Everything you need to know about buying a ski helmet

Cat Weakley
Understand the technology behind one of the slopes most essential pieces of kit - Adrian Myers

They all protect your head, but understanding how ski and snowboard helmets are made, and the latest helmet technology, from magnetic buckles to BOA fit systems to MIPS, will help you choose the right one for you. If you have a crash, it's a good idea to get your helmet checked out before using it again.

ABS vs in-mould construction 

Some helmets have a tough outer shell, usually made from a tough, durable, mouldable plastic called ABS (Acrylonitrile Butadiene Styrene) over a shock-absorbing inner. Others have an in-mould construction, where liner and shell are fused together, cutting weight and slimming down the helmet. It also makes it easier to add more venting. Some helmets combine the two builds – tough ABS on top for example, and lighter in-mould at the sides to give a lower profile.

Chinstrap

Do adjust chin and ear straps for a close fit – a loose or undone helmet might not stay on or protect properly if you fall. A soft cover or fleece over the strap prevents chin chafe. Some helmets have a bright buckle so other people can easily spot it in an emergency. Buckles may slide or clip together; if possible try for ease of use while wearing before you buy. The latest trick is to make the buckle magnetic so it's both more secure and easier to put the two ends together without looking.

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Fit adjuster 

Many helmets have a dial at the back so you can customise fit by tightening or loosening a fit system inside. The system may tighten just at the sides or all around the head; some also can also be adjusted vertically for a better fit at the back of the neck and to avoid a dodgy gap between helmet and goggles. Fit systems are often plastic, but some brands employ tough, comfortable BOA brand cables, also used for in snowboard boots for example. A helmet with an elastic inner, or even without any kind of a fit adjuster, may fit perfectly – but do try on to check.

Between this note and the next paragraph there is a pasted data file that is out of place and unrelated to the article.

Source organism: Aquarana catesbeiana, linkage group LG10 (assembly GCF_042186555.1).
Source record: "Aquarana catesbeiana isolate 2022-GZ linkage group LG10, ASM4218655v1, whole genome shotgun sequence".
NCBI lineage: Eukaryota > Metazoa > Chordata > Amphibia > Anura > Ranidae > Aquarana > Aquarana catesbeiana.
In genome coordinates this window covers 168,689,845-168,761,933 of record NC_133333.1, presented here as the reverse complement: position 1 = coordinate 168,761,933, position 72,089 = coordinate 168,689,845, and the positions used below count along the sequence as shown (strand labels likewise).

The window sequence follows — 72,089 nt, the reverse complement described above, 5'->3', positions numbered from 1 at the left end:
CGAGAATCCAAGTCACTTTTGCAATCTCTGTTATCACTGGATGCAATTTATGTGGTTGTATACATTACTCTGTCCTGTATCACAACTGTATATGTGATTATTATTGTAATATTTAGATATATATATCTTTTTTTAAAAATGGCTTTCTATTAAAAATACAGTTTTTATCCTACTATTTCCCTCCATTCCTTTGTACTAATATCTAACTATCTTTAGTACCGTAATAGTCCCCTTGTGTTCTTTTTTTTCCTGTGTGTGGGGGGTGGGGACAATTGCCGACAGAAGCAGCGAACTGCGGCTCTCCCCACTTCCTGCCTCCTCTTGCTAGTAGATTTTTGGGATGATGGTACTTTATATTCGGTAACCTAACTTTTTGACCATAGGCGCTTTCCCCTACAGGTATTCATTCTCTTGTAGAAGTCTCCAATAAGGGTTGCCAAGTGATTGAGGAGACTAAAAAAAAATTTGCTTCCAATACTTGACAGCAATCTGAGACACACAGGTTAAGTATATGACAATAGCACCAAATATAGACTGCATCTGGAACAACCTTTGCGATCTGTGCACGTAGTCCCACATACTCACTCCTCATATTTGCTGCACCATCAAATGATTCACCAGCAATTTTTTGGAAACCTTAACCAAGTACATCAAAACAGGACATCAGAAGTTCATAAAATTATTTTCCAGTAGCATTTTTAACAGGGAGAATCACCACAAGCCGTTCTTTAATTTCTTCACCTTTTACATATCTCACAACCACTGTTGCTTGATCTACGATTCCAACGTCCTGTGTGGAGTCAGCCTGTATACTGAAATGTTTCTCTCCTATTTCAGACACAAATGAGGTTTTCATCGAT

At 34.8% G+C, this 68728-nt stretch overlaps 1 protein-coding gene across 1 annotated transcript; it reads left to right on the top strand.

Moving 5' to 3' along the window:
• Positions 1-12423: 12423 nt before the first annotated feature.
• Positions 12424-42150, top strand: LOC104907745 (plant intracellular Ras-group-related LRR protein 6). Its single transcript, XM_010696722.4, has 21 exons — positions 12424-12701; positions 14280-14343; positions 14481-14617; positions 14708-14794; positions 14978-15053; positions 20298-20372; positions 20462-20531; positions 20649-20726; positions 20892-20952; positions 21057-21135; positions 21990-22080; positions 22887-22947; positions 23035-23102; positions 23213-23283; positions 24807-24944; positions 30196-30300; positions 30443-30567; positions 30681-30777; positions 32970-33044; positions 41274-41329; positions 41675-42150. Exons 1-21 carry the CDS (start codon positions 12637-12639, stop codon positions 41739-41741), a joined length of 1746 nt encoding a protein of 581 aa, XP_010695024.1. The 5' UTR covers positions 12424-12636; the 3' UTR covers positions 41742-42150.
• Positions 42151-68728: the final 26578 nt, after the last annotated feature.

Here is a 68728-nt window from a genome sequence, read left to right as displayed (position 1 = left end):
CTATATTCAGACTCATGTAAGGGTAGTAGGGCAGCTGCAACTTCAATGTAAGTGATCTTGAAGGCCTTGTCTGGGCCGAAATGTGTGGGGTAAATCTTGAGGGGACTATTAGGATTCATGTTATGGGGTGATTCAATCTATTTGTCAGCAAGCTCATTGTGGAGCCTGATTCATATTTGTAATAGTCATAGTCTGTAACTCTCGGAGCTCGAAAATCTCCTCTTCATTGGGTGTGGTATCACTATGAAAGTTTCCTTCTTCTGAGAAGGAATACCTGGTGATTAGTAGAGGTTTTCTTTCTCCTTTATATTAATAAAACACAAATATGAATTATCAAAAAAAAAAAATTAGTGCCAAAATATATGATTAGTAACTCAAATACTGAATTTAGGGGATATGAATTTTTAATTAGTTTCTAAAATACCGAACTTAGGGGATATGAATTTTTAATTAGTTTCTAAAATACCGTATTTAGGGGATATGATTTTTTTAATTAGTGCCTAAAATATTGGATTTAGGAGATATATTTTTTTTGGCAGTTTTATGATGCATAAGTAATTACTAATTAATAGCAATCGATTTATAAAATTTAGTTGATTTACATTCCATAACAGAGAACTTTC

Goggle security 

Most helmets have a strap, clip or bungee on the back to keep goggles in place, which may be detachable if you prefer to style it out and wear goggles under helmet. Grooves around the helmet also help prevent goggles moving. Check how well your goggles fit with a helmet before you buy it (the clip can sometimes be moved around to help goggle fit). Many helmet manufacturers make goggles designed to fit seamlessly with their helmets, but others may work just as well.

Lining/padding 

Inner linings and padding help make the helmet more comfortable, and moisture-wicking versions draw sweat away from the head, so being able to remove and wash yours is a bonus. Some have an anti-microbial treatment to help them stay fresh.

MIPS 

Multi-Directional Impact Protection or MIPS is a safety extra used in several brands of helmet. It's designed to give extra protection from brain injury in falls where you take a hit from an angle rather than straight on. In these cases it's more likely the brain will be damaged by moving around in the skull. The outer shell of a helmet with MIPS can easily move over an additional inner layer, which helps the helmet absorb and redirect damaging rotational forces before they reach the brain. Some brands incorportate their own technology to offer the same kind of protection, by using different densities of protective EPS foam for example. 

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Removable earpads 

You can detach the earpads from many helmets – handy when the weather heats up or if you’d like to swap in audio-compatible versions. Some earpads are joined via a protective neck piece, and some have a hollowed out area with the aim of improving hearing, and for inserting your chosen headphones. Race helmets must have ear protection.

Safety standard 

All ski/snowboard helmets must meet the European safety standard for skull protection, but some exceed its demands, by focusing on increased protection from brain damage for example. All the helmets we review meet European standard CE EN 1077. You might see ASTM F2040 too, a stringent American standard that some also satisfy, and CE EN 12492 for climbing and mountaineering. Multi-season helmets also meet CE EN 1078 for bike, skateboard and inline skating.

Venting 

All helmets have some form of venting to keep your head cool on the go. Some rely on open vents that draw cool air in over your goggles and through channels in the liner, after which warm air comes out through vents at the back. Others have extra adjustable vents, which can be manually opened and closed to let in more or less air. There's sometimes a membrane over the vent holes, or a removable part of the lining, to stop water getting in. The vents over goggles also help stop steaming up.